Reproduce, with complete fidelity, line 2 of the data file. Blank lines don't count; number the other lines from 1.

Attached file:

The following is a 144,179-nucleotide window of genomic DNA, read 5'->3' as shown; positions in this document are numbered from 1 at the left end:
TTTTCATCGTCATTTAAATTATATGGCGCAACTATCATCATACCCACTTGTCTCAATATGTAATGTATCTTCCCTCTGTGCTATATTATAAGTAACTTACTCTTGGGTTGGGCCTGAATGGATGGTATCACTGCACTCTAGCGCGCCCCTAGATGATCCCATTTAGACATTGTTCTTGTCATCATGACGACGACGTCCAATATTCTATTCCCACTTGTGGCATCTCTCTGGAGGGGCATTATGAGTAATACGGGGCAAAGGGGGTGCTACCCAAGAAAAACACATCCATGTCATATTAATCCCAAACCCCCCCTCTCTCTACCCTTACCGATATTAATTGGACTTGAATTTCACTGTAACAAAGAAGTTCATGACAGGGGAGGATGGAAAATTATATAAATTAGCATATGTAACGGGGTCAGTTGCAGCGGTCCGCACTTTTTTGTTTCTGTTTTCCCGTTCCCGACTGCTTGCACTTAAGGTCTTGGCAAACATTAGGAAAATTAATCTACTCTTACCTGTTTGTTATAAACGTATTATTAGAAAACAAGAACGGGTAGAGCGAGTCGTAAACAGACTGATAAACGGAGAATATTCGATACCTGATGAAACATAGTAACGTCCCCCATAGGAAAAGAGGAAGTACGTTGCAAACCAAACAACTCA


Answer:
TTTTCATCGTCATTTAAATTATATGGCGCAACTATCATCATACCCACTTGTCTCAATATGTAATGTATCTTCCCTCTGTGCTATATTATAAGTAACTTACTCTTGGGTTGGGCCTGAATGGATGGTATCACTGCACTCTAGCGCGCCCCTAGATGATCCCATTTAGACATTGTTCTTGTCATCATGACGACGACGTCCAATATTCTATTCCCACTTGTGGCATCTCTCTGGAGGGGCATTATGAGTAATACGGGGCAAAGGGGGTGCTACCCAAGAAAAACACATCCATGTCATATTAATCCCAAACCCCCCCTCTCTCTACCCTTACCGATATTAATTGGACTTGAATTTCACTGTAACAAAGAAGTTCATGACAGGGGAGGATGGAAAATTATATAAATTAGCATATGTAACGGGGTCAGTTGCAGCGGTCCGCACTTTTTTGTTTCTGTTTTCCCGTTCCCGACTGCTTGCACTTAAGGTCTTGGCAAACATTAGGAAAATTAATCTACTCTTACCTGTTTGTTATAAACGTATTATTAGAAAACAAGAACGGGTAGAGCGAGTCGTAAACAGACTGATAAACGGAGAATATTCGATACCTGATGAAACATAGTAACGTCCCCCATAGGAAAAGAGGAAGTACGTTGCAAACCAAACAACTCA